TRADE

 

Sep 16 - 22, 2002

 

1.INTERNATIONAL

2. INDUSTRY

3. FINANCE

4. POLICY

5. TRADE

6. GULF

 

MACHINERY IMPORTS SURGE BY 27.69PC

Imports of machinery of different categories surged by 27.69 per cent to $422.37 million during the first two months of 2002-03 over the same period of previous year, according to details of foreign trade statement available from the Federal Bureau of Statistics. As a result, the share of machinery group in total import bill ($1.90 billion) increased to 22.22pc a rise of over 3pc.

 

Imports of electrical machinery and apparatus together with power generating machinery cost the country $73.35 million, accounting for 17.37pc of the bill for entire machinery group, as against 13pc during the same period of previous year, when their import had been worth $42 million.

The imports of road motor vehicles continued their upward trend with an increase of 43.67pc over the previous year. The amount of foreign exchange spent by the country on these was $74.33 million.

For the first time in a long time, the import of office machines, including computers, etc., indicates some decline. The foreign exchange spent on this items amounted to 32.40 million, down 14.61pc from previous year.

Of surprise is also the 29.54pc rise in import of foodstuffs ($160.90 million) which accounted for 8.46pc for the total import bill, as against 7.18pc in the comparable period of previous year.

In this group, the import of 36,300 tons of wheat is rather puzzling in the face of official claims about a bumper crop.

Another factor in the rise in food import bill is the continued dependency on edible oil imports. Over 50pc of the food import bill is on account of import of palm oil alone (81.24 million) albeit at an increased rate.

In the petroleum group the No 1 claimant on foreign exchange resources though the import at $500.98 million declined by 4.45pc over the previous year. In this group, particularly noteworthy is the slight let-up in import of crude oil.

JULY-AUG TEXTILE EXPORTS RISE BY 20PC

Exports of textile manufactures leaped 20.64 per cent during July-August 2002, as compared to corresponding period of previous year.

Their export figures, according to the detailed data about foreign trade released by the Federal Bureau of Statistics on Tuesday, totalled $1.15 billion. Consequently, the manufactured textiles further improved their share in the exports of manufactured items from about 71 per cent to 73 per cent for the period under review.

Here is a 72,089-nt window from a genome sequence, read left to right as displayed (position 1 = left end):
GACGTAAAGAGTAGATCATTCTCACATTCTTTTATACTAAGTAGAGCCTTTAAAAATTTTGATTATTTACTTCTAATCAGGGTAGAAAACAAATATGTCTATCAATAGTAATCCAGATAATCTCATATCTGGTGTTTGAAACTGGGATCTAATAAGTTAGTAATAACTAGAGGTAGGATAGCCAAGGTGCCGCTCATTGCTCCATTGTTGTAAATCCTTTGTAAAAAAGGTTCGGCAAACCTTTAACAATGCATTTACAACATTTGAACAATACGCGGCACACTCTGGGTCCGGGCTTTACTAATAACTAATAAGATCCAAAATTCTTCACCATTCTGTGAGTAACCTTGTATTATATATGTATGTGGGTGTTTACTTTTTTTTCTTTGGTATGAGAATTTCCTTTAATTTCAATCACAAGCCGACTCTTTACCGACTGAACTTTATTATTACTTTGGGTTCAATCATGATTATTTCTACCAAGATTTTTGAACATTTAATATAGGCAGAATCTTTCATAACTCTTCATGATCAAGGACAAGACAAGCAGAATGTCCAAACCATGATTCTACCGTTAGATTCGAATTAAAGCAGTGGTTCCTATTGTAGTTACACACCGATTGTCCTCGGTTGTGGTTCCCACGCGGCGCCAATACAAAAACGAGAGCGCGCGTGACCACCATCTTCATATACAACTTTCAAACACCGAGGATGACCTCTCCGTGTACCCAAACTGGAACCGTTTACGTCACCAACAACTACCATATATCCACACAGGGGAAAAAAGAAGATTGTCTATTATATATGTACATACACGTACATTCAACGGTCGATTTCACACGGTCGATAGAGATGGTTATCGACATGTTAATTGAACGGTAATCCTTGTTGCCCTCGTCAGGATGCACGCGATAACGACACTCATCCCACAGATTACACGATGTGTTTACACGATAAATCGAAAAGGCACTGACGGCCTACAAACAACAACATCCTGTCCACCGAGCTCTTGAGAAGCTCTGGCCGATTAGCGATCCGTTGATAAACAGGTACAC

The mercantile exports of Pakistan during the two-month period amounted to $1.71 billion 17.02 per cent more than the comparable period of previous year.

VALUE OF DUTIABLE IMPORTS UP

The value of dutiable imports up by 11.56 per cent to Rs70.936 billion during the first two months of the current financial year against Rs63.586 billion the same period last year.

Official figures released by Central Board of Revenue (CBR), on Wednesday showed that the value of total imports surged by 8.05 per cent to Rs116.442 billion during July-August (2002-03) as compared to Rs107.765 billion.

On the other hand, the value of duty-free imports stood at Rs45.50 against Rs44.17 billion the same period last year, an increase of 2.99 per cent.

The total revenue from the dutiable imports during July-August 2002-03 stood at Rs8.454 billion against Rs6.504 billion last year, an increase of 29.98 per cent.

TRADE GAP WITH SAARC SHRINKS

Trade deficit with Saarc countries fell by 52.84 per cent to $17.413 million in 2001-02 against $36.929 million during the financial year 2000-01.

Official figures, showed that Islamabad trade deficit with Bangladesh declined from $99.931 million in 2000-01 to $73.398 million in the year 2001-02, with India from $179.689 million to $137.294 million during the same period and with Sri Lanka it rose to $43.665 million in the year 2001-02 from $39.965 million in the year 2000-01.

CARPET EXPORTERS MEET RAZAK

Commerce Minister Abdul Razak Dawood has said that a long-term strategy is being evolved to bring substantial growth in the export of hand-knotted carpets.

This he said at a meeting with the members of carpet manufacturers and exporters association on Wednesday, said an official announcement.

EXPORTERS SEEK STABLE CURRENCY RATE

Commerce Minister Abdul Razak Dawood on Tuesday said that he would like to see the currency rate stabilizing instead of strengthening so that the exporters could plan export of their products.

He was asked whether he would advise the State Bank governor to intervene through the inter-bank market mechanism to contain strengthening of the rupee against dollar.

DIFFICULT YEAR FOR NWFP TRADE

The NWFP trade and business experienced further recession during the last one year failing to materialize hopes of getting benefit from the rehabilitation process undertaken in Afghanistan during the post-Sept 11 situation.

"In original, it appeared to be a really difficult year," said Bashir-ud-Din, a local trader involved in import and export business with Afghanistan.

The benefit, said Imtiaz Khalil, an industrialist, the local industrialists were expecting from the under progress reconstruction works in the war-ravaged Afghanistan could not be turned into reality.

COMMODITY TRADE AFFECTED

Pakistan's commodity trade was terribly disrupted after the terrorist attacks on the World Trade Centre and Pentagon on Sept 11 last year, as the major business centres were in virtual turmoil and the consequent drying up of import and export channels for several weeks.

Pakistan's foreign trade also remained standstill for about four months as importers and exporters were more worried over the security problems rather than trading.